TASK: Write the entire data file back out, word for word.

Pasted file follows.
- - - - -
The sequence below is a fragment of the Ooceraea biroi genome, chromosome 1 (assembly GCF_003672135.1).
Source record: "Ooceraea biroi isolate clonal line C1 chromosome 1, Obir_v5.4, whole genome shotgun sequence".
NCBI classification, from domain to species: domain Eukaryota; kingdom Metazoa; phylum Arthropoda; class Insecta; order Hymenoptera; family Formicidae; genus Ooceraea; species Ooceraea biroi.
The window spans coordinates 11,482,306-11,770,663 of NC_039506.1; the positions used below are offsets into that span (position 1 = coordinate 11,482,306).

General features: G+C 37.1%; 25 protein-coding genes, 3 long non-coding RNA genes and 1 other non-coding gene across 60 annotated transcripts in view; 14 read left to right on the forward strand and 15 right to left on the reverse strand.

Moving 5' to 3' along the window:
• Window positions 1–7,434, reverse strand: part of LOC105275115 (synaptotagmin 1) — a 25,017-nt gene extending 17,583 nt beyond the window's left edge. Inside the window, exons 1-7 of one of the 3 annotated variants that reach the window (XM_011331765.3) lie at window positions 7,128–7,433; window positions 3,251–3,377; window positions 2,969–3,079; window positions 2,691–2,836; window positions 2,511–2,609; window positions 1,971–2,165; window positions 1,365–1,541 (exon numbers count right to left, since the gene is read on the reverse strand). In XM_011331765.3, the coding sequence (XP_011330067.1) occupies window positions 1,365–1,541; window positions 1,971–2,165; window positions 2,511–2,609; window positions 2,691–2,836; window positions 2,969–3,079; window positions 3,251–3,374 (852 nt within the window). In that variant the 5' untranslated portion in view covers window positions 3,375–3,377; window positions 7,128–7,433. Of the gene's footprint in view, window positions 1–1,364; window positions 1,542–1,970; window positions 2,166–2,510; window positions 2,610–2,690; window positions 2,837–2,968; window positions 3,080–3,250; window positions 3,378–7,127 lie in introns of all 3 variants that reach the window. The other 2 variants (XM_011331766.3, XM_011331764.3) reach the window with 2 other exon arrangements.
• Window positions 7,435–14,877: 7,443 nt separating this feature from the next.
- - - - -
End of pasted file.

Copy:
The sequence below is a fragment of the Ooceraea biroi genome, chromosome 1 (assembly GCF_003672135.1).
Source record: "Ooceraea biroi isolate clonal line C1 chromosome 1, Obir_v5.4, whole genome shotgun sequence".
NCBI classification, from domain to species: domain Eukaryota; kingdom Metazoa; phylum Arthropoda; class Insecta; order Hymenoptera; family Formicidae; genus Ooceraea; species Ooceraea biroi.
The window spans coordinates 11,482,306-11,770,663 of NC_039506.1; the positions used below are offsets into that span (position 1 = coordinate 11,482,306).

General features: G+C 37.1%; 25 protein-coding genes, 3 long non-coding RNA genes and 1 other non-coding gene across 60 annotated transcripts in view; 14 read left to right on the forward strand and 15 right to left on the reverse strand.

Moving 5' to 3' along the window:
• Window positions 1–7,434, reverse strand: part of LOC105275115 (synaptotagmin 1) — a 25,017-nt gene extending 17,583 nt beyond the window's left edge. Inside the window, exons 1-7 of one of the 3 annotated variants that reach the window (XM_011331765.3) lie at window positions 7,128–7,433; window positions 3,251–3,377; window positions 2,969–3,079; window positions 2,691–2,836; window positions 2,511–2,609; window positions 1,971–2,165; window positions 1,365–1,541 (exon numbers count right to left, since the gene is read on the reverse strand). In XM_011331765.3, the coding sequence (XP_011330067.1) occupies window positions 1,365–1,541; window positions 1,971–2,165; window positions 2,511–2,609; window positions 2,691–2,836; window positions 2,969–3,079; window positions 3,251–3,374 (852 nt within the window). In that variant the 5' untranslated portion in view covers window positions 3,375–3,377; window positions 7,128–7,433. Of the gene's footprint in view, window positions 1–1,364; window positions 1,542–1,970; window positions 2,166–2,510; window positions 2,610–2,690; window positions 2,837–2,968; window positions 3,080–3,250; window positions 3,378–7,127 lie in introns of all 3 variants that reach the window. The other 2 variants (XM_011331766.3, XM_011331764.3) reach the window with 2 other exon arrangements.
• Window positions 7,435–14,877: 7,443 nt separating this feature from the next.